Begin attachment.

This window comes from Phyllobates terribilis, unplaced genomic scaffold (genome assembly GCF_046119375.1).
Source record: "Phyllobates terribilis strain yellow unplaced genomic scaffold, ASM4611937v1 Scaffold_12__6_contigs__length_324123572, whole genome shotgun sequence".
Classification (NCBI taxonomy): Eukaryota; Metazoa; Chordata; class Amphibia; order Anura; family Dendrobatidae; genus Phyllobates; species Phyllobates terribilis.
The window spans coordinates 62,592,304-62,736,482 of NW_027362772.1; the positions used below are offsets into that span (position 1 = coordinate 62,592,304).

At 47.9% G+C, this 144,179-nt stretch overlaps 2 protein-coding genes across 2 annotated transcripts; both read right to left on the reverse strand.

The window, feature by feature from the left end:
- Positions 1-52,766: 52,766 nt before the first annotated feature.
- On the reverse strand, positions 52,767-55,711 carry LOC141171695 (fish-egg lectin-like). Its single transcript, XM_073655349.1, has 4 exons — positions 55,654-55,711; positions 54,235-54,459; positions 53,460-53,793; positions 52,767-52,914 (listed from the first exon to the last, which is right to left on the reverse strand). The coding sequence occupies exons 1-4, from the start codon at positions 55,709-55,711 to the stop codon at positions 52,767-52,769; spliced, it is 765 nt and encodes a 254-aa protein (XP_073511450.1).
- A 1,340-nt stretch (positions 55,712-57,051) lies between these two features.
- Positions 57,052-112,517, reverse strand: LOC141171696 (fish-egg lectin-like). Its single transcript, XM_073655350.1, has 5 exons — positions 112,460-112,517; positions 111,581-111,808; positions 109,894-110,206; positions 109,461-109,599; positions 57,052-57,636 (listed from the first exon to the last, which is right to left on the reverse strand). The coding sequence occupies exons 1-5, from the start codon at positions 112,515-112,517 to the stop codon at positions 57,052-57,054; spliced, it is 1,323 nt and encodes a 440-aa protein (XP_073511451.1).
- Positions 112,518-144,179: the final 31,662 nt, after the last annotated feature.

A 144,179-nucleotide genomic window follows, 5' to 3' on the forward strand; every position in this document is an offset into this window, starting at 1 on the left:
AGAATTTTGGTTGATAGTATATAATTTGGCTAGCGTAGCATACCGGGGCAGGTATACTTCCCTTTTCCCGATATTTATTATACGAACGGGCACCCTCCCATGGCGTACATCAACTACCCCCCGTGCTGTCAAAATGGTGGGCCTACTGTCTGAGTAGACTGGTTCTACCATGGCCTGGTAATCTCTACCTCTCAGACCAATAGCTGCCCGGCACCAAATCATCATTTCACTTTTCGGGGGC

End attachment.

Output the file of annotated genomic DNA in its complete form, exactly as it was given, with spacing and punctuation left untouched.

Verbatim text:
This window comes from Phyllobates terribilis, unplaced genomic scaffold (genome assembly GCF_046119375.1).
Source record: "Phyllobates terribilis strain yellow unplaced genomic scaffold, ASM4611937v1 Scaffold_12__6_contigs__length_324123572, whole genome shotgun sequence".
Classification (NCBI taxonomy): Eukaryota; Metazoa; Chordata; class Amphibia; order Anura; family Dendrobatidae; genus Phyllobates; species Phyllobates terribilis.
The window spans coordinates 62,592,304-62,736,482 of NW_027362772.1; the positions used below are offsets into that span (position 1 = coordinate 62,592,304).

At 47.9% G+C, this 144,179-nt stretch overlaps 2 protein-coding genes across 2 annotated transcripts; both read right to left on the reverse strand.

The window, feature by feature from the left end:
- Positions 1-52,766: 52,766 nt before the first annotated feature.
- On the reverse strand, positions 52,767-55,711 carry LOC141171695 (fish-egg lectin-like). Its single transcript, XM_073655349.1, has 4 exons — positions 55,654-55,711; positions 54,235-54,459; positions 53,460-53,793; positions 52,767-52,914 (listed from the first exon to the last, which is right to left on the reverse strand). The coding sequence occupies exons 1-4, from the start codon at positions 55,709-55,711 to the stop codon at positions 52,767-52,769; spliced, it is 765 nt and encodes a 254-aa protein (XP_073511450.1).
- A 1,340-nt stretch (positions 55,712-57,051) lies between these two features.
- Positions 57,052-112,517, reverse strand: LOC141171696 (fish-egg lectin-like). Its single transcript, XM_073655350.1, has 5 exons — positions 112,460-112,517; positions 111,581-111,808; positions 109,894-110,206; positions 109,461-109,599; positions 57,052-57,636 (listed from the first exon to the last, which is right to left on the reverse strand). The coding sequence occupies exons 1-5, from the start codon at positions 112,515-112,517 to the stop codon at positions 57,052-57,054; spliced, it is 1,323 nt and encodes a 440-aa protein (XP_073511451.1).
- Positions 112,518-144,179: the final 31,662 nt, after the last annotated feature.

A 144,179-nucleotide genomic window follows, 5' to 3' on the forward strand; every position in this document is an offset into this window, starting at 1 on the left:
AGAATTTTGGTTGATAGTATATAATTTGGCTAGCGTAGCATACCGGGGCAGGTATACTTCCCTTTTCCCGATATTTATTATACGAACGGGCACCCTCCCATGGCGTACATCAACTACCCCCCGTGCTGTCAAAATGGTGGGCCTACTGTCTGAGTAGACTGGTTCTACCATGGCCTGGTAATCTCTACCTCTCAGACCAATAGCTGCCCGGCACCAAATCATCATTTCACTTTTCGGGGGC